We won’t get a ‘freedom day’ from the climate crisis without technology
The technology has allowed us to lift the restrictions linked to the Covid crisis and will be crucial in gaining the upper hand over the other great crisis, climate change, says Mark Thomas.
While freedom reigns in Auckland, reflecting a takeover of the crisis of the moment, the Covid-19, we must get back much more to apply ourselves to getting out of the crisis of the time: climate change.
Technology has been an essential element both in helping Kiwis survive the constraints induced by Covid but also in better managing its impacts through new scans, social distance monitoring and even transport management.
Yet we have consumed 642 million tonnes of CO2 more than we should have on our climate change menu. Technology can help reset the diet.
The consultation just ended on the government’s Emissions Reduction Plan (ERP) which, when released in May 2022, will outlaw leadership for New Zealand to achieve more climate freedom.
But to get there, we’ll need a technology roadmap parallel to the final ERP road. This will help us make much greater progress by deploying existing or near-term climate technology solutions.
Importantly, it will also be necessary to strengthen New Zealand’s innovation, research and development pipeline to explore, test and commercialize future climate solutions.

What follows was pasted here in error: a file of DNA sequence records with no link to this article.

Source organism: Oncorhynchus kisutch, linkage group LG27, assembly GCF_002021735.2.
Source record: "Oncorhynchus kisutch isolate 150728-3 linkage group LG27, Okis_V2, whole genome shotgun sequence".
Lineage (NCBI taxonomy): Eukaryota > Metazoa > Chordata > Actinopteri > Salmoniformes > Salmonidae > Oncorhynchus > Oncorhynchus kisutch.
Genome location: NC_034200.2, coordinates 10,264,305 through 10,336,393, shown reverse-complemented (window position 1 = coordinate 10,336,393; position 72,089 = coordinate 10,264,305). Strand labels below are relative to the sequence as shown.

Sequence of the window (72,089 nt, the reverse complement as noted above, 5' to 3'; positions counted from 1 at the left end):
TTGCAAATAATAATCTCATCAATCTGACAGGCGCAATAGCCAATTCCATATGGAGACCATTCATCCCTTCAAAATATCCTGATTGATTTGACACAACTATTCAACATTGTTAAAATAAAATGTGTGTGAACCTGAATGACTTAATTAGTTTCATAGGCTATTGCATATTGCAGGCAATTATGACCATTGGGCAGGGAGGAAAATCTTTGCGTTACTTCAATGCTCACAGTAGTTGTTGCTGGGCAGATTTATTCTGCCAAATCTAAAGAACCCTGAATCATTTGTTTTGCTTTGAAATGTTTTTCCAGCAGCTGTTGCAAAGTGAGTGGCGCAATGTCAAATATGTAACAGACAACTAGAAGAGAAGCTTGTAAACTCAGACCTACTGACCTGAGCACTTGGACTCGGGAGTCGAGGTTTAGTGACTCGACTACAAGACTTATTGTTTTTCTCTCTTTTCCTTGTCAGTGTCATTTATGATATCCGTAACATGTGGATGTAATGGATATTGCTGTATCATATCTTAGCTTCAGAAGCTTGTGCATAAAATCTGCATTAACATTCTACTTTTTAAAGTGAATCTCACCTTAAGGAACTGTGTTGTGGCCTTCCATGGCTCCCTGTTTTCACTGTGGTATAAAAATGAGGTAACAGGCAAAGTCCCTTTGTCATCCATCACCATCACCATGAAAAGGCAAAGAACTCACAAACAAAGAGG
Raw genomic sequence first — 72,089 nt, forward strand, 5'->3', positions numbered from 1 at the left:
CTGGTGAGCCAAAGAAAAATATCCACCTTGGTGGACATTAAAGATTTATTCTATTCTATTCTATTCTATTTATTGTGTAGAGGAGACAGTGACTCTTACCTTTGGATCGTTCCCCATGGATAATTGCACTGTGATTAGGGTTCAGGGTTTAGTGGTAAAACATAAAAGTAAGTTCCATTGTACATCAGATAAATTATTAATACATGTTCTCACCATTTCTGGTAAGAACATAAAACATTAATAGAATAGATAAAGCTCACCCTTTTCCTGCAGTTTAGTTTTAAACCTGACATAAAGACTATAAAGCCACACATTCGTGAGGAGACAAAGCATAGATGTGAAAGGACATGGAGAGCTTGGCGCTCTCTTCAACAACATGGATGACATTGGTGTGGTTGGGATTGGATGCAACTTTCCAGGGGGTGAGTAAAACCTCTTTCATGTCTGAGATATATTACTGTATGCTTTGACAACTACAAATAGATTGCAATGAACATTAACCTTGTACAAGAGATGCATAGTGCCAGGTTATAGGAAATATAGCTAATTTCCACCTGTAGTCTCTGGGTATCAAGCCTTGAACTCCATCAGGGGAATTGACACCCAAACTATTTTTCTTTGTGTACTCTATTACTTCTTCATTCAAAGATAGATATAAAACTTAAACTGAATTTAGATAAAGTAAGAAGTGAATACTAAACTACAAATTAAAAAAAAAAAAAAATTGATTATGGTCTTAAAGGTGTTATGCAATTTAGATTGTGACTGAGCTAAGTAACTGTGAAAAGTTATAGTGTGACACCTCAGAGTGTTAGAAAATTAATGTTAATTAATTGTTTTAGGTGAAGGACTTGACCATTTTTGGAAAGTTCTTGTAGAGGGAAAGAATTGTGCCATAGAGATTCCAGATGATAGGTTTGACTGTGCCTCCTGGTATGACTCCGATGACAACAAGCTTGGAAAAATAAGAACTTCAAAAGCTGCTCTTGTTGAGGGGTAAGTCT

New Zealand has leading technological expertise in fields as diverse as filmmaking, rockets and boating. It is also developing in energy, transport and agriculture, but as a country we still need to develop this technological capacity to have a New Zealand-wide impact.
In the 2021 Bloomberg Innovation Index on the state of technologically advanced countries, New Zealand was in the middle of the ranking at 25e. Almost every comparable small economy was in the top 10: Singapore (2sd), Switzerland (3e), Sweden (5e), Denmark (6e), Israel (7e), Finland (8e) and Netherlands (9e).
Our Climate Change Commission says we have all the technology we need to meet the emissions targets it recommends. If that’s true, obviously we’re not doing the best possible job using it.
The UK Climate Change Committee, its version of our Commission, set a better example. In their first report in 2010 , which we would now consider a technology roadmap, he said the UK government should set a climate technology strategy because the case for technological action on climate change was strong. He added that with sufficient funding, new policies and new ways of doing things, UK businesses should be able to take the lead in developing important new emissions reduction technologies.
And that’s how it happened. The UK government has introduced new rules to ensure competitive technology markets are in place, revised its regulatory approach and funded the development of technology, from basic research to pre-commercial testing. The UK’s carbon emissions have been falling faster than any other major developed country and it is now a world leader in climate change technology.
In 2013, the The Technology Executive Committee of the United Nations Framework Convention on Climate Change (UNFCCC) has recommended that countries prioritize technology, including the adoption of technology roadmaps, to advance mitigation and adaptation to climate change